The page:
The Fukagawa Edo Museum, located a short walk away from Kiyosumi Shirakawa Station, is an interesting and pleasant destination for anyone curious about Fukagawa in the Edo period, however the information about geisha specifically is limited. In preparation for our presentation, my group went to find out as much about the history of geisha in Fukagawa as we possibly could. We may not have found quite what we were looking for, however there is still a lot to be gained by exploring this unique museum.
One of the most notable aspects of the Fukagawa edo museum is undoubtedly how interactive it is. The largest exhibit, which encompasses the majority of the slightly small museum, is a life sized recreation of a town in Fukagawa, complete with buildings visitors can enter and a river that runs through one side. Not only that, almost every building is interactive with fully decorated rooms and props that visitors can touch and pick up including fans and old-style fake tempura. There are several other room that showcase a plethora of historical fukagawa-related novels, and various antique kimonos and objects. All in all, the museum hosts an incredible amount of attractions and knowledge for anyone interested in the Edo area and Fukagawa, provided one can speak Japanese.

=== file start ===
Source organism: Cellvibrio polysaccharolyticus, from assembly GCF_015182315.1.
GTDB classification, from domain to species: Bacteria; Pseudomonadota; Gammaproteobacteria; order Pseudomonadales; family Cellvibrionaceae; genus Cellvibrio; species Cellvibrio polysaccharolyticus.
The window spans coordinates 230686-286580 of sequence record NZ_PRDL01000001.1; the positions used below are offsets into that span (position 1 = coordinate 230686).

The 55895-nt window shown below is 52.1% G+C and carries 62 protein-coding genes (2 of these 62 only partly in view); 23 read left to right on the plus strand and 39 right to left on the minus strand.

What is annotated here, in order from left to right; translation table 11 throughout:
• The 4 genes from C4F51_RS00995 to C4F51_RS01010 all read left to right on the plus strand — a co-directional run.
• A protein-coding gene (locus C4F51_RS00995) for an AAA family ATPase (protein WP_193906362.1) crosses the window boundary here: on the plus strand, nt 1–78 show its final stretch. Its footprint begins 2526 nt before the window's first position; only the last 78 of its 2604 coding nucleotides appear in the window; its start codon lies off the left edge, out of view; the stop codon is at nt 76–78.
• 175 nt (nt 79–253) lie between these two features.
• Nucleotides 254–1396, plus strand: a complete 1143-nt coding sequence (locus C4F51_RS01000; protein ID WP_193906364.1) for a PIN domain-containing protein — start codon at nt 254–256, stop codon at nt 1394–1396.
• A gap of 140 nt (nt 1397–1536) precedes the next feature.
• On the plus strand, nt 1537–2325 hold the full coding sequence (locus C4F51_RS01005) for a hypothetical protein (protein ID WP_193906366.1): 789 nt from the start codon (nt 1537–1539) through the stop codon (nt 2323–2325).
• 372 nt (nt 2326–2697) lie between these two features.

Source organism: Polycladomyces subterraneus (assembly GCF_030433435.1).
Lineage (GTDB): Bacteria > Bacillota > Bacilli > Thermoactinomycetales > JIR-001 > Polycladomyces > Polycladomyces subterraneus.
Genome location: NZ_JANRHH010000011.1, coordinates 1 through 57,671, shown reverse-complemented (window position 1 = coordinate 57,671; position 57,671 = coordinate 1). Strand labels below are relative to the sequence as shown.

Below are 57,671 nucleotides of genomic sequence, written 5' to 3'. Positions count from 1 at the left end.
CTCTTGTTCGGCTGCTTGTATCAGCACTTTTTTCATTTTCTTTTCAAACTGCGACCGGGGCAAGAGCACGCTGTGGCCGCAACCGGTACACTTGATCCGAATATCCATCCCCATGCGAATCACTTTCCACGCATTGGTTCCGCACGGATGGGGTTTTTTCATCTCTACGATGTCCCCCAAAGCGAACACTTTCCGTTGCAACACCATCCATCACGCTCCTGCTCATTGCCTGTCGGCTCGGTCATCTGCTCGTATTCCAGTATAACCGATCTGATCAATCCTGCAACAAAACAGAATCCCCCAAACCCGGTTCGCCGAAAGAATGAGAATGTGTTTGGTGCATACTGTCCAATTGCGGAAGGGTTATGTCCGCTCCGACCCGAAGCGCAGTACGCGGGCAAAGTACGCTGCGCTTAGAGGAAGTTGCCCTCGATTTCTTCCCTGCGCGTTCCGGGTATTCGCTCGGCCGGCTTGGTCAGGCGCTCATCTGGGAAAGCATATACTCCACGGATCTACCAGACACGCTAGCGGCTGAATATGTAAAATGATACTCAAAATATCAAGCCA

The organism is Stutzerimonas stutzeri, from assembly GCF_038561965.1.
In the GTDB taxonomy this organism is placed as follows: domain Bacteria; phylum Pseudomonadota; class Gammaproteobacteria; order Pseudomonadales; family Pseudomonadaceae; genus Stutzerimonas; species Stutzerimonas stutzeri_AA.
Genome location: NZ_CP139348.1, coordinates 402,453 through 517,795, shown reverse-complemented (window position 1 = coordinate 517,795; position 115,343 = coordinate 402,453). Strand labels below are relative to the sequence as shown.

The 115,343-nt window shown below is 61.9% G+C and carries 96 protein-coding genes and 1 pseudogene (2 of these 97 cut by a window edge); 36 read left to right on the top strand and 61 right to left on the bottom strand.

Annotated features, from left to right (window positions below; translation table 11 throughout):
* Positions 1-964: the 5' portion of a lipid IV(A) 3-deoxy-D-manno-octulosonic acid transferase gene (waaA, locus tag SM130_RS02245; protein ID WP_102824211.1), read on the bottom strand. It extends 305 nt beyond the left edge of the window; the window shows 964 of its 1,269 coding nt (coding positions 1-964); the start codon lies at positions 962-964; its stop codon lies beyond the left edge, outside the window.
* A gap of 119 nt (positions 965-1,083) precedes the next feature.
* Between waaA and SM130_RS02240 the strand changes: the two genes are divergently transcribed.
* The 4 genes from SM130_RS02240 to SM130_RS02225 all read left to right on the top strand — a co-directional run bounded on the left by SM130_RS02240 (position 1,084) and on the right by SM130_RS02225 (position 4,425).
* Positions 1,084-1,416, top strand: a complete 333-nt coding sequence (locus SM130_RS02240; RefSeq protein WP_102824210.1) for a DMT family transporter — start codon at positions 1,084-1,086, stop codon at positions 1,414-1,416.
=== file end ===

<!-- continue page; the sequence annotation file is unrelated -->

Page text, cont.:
Having said that however, in regards to Fukagawa geisha in particular, there is very little information to be found. Even the staff, who act as guides and answer whatever questions visitors have, often have very little knowledge about the geisha. Luckily, the employees are incredibly helpful and willing to do whatever they can to find answers. When one of the guides couldn’t answer our question she sought help from her colleagues, and we ended up speaking with a total of four guides and staff who did their best to teach us about what they could from their experiences and knowledge. They also introduced us to a large number of novels from their collection that mentioned Fukagawa geisha and personally narrated a video of a modern day tatsumi geisha dance reenactment. Even though we didn’t find as much information about geisha as we had hoped, the incredibly generous staff will undoubtedly be helpful to some degree with whatever questions visitors may have.
All in all, the Fukagawa Edo Museum is a worthwhile visit for anyone interested in Fukagawa and history, keeping in mind that it’s a small museum with a niche focus. Even though it’s not an ideal place to look into the history geisha, for one who is searching for information about Fukagawa geisha in particular this may actually be one of the only places to do research. For those with a little time and money, the museum is probably worth checking out. One never knows what new things there is to learn!